Up to 4% of breast cancer cases occur in women younger than 35 years. Studies have suggested an association between breast cancer at a young age, poorer outcome, and adverse clinical and pathologic characteristics. It is unclear whether age is an independent prognostic factor.
To characterize the prognostic significance of young age at diagnosis through comparison of disease characteristics of “less-young” (born between 1958–1962 and aged 37–44 years) and “very-young” (born after 1967 and aged ≤35 years) premenopausal patients.
Consecutive patients with breast cancer born after 1967 treated at Sheba Medical Centre between January, 1999 and October, 2002 were identified and their files reviewed. This cohort was identified as “very-young” and was compared with a group of “less-young” patients. The clinico-pathologic characteristics and survival data were compared.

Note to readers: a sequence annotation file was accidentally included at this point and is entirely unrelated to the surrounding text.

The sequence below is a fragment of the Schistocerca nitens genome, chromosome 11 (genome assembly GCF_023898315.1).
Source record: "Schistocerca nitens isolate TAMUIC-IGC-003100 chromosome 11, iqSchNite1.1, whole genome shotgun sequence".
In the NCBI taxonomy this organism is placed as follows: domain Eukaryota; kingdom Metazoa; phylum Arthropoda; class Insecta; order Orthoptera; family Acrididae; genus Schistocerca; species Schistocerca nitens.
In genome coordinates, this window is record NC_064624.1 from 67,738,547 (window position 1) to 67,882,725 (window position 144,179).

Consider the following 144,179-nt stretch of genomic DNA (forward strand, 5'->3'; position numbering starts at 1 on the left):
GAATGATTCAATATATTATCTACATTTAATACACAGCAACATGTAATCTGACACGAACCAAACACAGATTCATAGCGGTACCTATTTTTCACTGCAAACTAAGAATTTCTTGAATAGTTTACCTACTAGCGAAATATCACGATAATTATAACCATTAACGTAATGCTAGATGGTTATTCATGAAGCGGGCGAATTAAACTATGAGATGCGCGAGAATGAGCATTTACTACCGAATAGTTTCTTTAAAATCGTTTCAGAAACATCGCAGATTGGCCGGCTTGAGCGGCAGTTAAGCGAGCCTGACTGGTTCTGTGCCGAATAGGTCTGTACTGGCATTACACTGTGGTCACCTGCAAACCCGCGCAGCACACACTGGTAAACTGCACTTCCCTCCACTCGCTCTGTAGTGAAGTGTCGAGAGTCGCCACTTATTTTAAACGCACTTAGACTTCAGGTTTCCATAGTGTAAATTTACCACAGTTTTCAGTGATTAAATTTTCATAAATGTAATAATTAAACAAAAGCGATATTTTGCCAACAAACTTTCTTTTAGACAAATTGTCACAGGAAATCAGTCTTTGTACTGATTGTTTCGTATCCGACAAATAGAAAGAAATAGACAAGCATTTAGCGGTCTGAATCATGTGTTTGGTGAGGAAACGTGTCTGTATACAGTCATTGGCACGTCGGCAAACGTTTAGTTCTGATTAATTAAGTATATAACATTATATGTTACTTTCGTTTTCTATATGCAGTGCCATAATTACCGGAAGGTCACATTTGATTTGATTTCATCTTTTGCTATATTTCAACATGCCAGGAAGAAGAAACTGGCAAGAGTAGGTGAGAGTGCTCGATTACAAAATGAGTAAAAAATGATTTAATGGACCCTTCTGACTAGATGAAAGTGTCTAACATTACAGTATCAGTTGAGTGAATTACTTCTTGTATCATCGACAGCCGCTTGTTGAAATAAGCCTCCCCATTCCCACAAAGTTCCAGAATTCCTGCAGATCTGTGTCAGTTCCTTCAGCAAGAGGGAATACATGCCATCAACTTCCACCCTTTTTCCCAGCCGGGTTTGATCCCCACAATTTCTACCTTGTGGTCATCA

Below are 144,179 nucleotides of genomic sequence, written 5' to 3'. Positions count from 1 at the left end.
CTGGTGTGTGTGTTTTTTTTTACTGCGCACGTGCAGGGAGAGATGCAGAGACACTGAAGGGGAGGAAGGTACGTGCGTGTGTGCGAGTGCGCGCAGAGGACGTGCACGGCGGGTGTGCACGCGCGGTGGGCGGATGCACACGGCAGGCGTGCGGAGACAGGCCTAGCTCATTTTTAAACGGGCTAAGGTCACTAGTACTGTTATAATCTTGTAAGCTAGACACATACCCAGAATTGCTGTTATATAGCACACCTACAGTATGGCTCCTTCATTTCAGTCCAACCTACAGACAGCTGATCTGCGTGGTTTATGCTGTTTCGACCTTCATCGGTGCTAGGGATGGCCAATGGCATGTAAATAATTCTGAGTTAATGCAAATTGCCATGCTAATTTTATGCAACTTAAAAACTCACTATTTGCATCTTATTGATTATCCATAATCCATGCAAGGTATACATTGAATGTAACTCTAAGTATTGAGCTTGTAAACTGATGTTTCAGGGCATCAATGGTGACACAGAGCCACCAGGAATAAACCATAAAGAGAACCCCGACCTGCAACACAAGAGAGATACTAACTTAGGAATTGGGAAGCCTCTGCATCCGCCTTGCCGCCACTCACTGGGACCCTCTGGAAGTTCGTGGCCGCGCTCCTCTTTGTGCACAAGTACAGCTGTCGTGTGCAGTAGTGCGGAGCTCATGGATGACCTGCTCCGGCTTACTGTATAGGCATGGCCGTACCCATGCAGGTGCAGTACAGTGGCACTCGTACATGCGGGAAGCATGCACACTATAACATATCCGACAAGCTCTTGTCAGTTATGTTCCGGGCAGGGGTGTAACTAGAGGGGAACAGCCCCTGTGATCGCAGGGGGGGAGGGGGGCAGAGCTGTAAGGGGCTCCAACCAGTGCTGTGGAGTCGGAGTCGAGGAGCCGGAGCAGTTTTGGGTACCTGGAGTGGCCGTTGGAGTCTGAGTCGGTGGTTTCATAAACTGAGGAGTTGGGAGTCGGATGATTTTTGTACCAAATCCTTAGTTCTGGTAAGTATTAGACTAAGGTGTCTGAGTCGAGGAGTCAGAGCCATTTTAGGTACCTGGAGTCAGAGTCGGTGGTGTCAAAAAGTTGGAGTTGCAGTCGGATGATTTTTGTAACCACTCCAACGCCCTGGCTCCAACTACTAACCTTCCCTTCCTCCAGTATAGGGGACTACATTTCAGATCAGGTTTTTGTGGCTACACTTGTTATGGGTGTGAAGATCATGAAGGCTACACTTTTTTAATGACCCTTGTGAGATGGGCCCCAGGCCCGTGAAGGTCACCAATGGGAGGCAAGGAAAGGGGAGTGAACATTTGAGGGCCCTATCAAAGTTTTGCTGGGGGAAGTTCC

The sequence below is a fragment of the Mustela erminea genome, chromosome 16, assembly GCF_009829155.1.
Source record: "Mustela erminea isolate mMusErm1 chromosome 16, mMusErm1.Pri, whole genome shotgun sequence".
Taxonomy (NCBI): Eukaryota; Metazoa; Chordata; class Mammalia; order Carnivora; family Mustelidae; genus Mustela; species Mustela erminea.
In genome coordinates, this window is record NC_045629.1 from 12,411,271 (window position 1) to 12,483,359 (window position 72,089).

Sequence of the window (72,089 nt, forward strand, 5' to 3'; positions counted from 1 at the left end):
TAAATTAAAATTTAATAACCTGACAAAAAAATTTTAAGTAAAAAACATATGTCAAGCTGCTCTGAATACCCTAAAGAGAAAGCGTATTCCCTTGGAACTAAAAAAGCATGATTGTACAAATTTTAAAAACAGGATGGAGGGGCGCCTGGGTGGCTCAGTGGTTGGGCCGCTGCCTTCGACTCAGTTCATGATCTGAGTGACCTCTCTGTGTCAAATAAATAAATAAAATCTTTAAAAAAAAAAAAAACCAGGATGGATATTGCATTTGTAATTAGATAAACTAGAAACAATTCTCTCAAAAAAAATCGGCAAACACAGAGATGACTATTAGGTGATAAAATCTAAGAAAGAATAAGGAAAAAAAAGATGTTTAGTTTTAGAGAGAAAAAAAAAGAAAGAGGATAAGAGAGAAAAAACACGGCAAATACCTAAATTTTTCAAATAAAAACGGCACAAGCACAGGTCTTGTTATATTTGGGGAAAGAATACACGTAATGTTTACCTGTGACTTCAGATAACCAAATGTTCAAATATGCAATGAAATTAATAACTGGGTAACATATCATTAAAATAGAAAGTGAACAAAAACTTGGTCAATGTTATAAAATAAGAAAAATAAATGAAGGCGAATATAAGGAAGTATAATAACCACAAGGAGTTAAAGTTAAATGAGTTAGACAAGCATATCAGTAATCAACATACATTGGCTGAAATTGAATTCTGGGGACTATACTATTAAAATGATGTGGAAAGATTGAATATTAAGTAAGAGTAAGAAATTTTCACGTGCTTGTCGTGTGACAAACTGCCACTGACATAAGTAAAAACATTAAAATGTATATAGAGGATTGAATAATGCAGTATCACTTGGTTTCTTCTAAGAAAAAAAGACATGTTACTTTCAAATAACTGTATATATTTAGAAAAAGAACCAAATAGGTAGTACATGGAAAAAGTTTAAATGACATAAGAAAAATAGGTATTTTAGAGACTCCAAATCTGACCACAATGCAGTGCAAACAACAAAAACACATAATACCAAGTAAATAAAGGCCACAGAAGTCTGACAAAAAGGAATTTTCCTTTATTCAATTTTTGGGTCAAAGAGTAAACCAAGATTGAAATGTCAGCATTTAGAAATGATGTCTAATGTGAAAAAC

Sixty-one very young and 94 less-young patients were identified. The mean age at diagnosis was 29.9 (range, 23–34 years) and 40.5 years (range, 37–44 years) for the very young and less young patients, respectively (P < 0.0001). Significantly more very young patients had metastatic disease at presentation (20% vs. 3%, respectively, P = 0.0007). The very young patients were more likely to have high grade, endocrine nonresponsive tumors than the less young patients. After controlling for stage and tumor grade, very-young age was not shown to be an independent risk factor for reduced survival.
Very young age among Israeli women with breast cancer is associated with higher stage at diagnosis, adverse pathologic characteristics and adverse outcome but is not an independent prognostic factor for survival.